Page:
And again, thats what I'm saying. They're not getting the proper nutrition from their diet if the oils are breaking down before consumption.

Boo Boo
March 2nd, 2007, 08:07 AM
Prin

My dog stosh has luxating patellas(bad knees) in both rear legs. The ligaplex supplements helps to build stronger bones/ligaments.

Everyone has had great advance here in regards to supplements, they need to be treated with the same precautions as medicines.

Prin
March 2nd, 2007, 04:47 PM
Ahhh, thanks. I hope it works for him.:) I had just never seen a supplement with "oat flour" before.:o

stergeR
March 3rd, 2007, 09:13 AM
IMO, if the dog is healthy, and eating a proper diet, no, but if they have some health issues, then supplementing can be necessary.
Do you know what her allergies are from? What are you feeding her?

My lady is on TO lamb and apple currently. No other new stuffs/food are given at that point of time before her skin allergy erupts. Its one of the worse, she experienced. I reckon it might be during one of those weekly meet up with her furry friends? As one of them had quite a bad allergy from what i see. A patch of fur on his back were missing due to biting and scratching claimed by the owner. Its seems near to recovery though. :shrug: My lady had signs, ie: loss of fur in the affected areas, few bumps, itching..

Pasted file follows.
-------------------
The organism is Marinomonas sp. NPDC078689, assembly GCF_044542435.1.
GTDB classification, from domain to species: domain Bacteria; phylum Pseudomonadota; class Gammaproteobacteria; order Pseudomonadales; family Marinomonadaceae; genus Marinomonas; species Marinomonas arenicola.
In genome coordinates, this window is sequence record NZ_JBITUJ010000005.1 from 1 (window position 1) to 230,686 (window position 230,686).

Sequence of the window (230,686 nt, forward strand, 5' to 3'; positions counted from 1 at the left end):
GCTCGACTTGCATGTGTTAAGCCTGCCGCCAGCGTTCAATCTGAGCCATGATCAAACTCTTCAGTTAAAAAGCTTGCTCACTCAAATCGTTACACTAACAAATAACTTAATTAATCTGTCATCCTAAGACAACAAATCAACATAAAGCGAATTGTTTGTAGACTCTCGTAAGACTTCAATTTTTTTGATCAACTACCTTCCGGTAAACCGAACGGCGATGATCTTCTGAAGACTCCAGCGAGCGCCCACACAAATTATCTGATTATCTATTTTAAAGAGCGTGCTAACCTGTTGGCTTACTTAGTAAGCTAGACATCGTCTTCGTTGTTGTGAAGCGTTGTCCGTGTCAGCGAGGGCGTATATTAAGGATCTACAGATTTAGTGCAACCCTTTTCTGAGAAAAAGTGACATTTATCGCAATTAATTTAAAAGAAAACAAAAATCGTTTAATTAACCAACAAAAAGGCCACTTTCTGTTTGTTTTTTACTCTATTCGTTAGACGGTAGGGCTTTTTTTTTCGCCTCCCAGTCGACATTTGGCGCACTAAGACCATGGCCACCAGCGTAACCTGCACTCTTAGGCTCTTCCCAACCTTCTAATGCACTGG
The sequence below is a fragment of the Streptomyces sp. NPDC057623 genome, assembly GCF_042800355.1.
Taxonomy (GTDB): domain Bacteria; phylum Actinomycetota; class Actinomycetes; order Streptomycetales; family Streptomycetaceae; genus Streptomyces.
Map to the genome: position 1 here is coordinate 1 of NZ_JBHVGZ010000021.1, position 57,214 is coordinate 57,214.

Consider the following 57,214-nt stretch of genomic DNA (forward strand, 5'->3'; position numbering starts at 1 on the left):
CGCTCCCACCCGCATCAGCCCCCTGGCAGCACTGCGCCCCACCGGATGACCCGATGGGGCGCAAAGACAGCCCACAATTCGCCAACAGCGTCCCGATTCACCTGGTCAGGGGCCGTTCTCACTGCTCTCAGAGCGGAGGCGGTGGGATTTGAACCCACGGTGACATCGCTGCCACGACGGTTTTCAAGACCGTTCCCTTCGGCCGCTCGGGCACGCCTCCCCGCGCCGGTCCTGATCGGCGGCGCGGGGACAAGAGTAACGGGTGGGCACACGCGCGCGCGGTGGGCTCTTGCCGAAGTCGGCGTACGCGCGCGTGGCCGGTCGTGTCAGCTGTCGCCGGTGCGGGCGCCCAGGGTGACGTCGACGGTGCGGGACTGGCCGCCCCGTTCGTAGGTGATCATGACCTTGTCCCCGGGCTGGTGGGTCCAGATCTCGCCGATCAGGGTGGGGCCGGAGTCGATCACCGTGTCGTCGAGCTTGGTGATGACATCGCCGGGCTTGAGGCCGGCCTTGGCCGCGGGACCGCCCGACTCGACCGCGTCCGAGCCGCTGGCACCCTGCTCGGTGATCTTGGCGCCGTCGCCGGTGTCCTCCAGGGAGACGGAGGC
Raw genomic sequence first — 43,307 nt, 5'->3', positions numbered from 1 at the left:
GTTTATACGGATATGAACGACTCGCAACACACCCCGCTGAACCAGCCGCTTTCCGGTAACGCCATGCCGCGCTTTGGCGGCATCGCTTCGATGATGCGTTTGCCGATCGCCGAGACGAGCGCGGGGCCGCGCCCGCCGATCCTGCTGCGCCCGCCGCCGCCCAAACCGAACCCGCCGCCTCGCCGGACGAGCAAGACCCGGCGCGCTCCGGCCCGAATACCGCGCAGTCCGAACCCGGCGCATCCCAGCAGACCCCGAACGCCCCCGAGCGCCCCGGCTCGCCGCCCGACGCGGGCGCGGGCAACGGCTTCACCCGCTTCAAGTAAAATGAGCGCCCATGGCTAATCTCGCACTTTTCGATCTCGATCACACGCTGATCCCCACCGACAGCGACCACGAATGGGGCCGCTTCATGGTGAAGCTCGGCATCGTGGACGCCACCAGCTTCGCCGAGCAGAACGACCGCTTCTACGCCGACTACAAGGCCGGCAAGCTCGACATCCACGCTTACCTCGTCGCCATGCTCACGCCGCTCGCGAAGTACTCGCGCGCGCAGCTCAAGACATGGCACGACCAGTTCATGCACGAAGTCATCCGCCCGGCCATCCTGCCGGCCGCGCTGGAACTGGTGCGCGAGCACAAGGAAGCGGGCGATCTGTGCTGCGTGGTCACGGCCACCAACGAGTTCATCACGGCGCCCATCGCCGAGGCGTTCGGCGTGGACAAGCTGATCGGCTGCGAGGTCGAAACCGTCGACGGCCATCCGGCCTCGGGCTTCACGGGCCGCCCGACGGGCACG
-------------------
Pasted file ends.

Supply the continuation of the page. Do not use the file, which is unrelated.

http://i89.photobucket.com/albums/k235/stergeR28/00.jpg

stergeR
March 3rd, 2007, 09:23 AM
Will take note for all the advises/replies. Heartfelt thanks to everyone...! :angel:

Boo Boo
March 3rd, 2007, 10:01 AM
I glad to hear she is on the road to recovery!:thumbs up

Goldens4Ever
March 3rd, 2007, 11:41 AM
StergeR-
Aspen has Seborrhea & Goldie has allergies. Upon the recommendation of a woman who owns a natural food store, we started giving our two dabs of Extra Virgin Coconut Oil 2x/day. I mentioned this to our vet (who also practices homeopathic remedies) & the idea was very well liked. Although I haven't read any scientific studies on this, many people have attested to the wonderful benefits of coconut oil in dogs (& HUMANS) with skin problems & allergies. It's worth trying, as it possesses many other beneficial attributes. :love:

Here's a few websites:
http://ths.gardenweb.com/forums/load/pets/msg0900171021268.html?2
http://www.coconut-connections.com/testimonials.htm
http://www.shirleys-wellness-cafe.com/petallergies.htm

stergeR
March 4th, 2007, 08:45 PM
:thumbs up CooL! didnt know that virgin coconut oil could do such wonders..
Will definitely look into those links to understand more....
Thanks!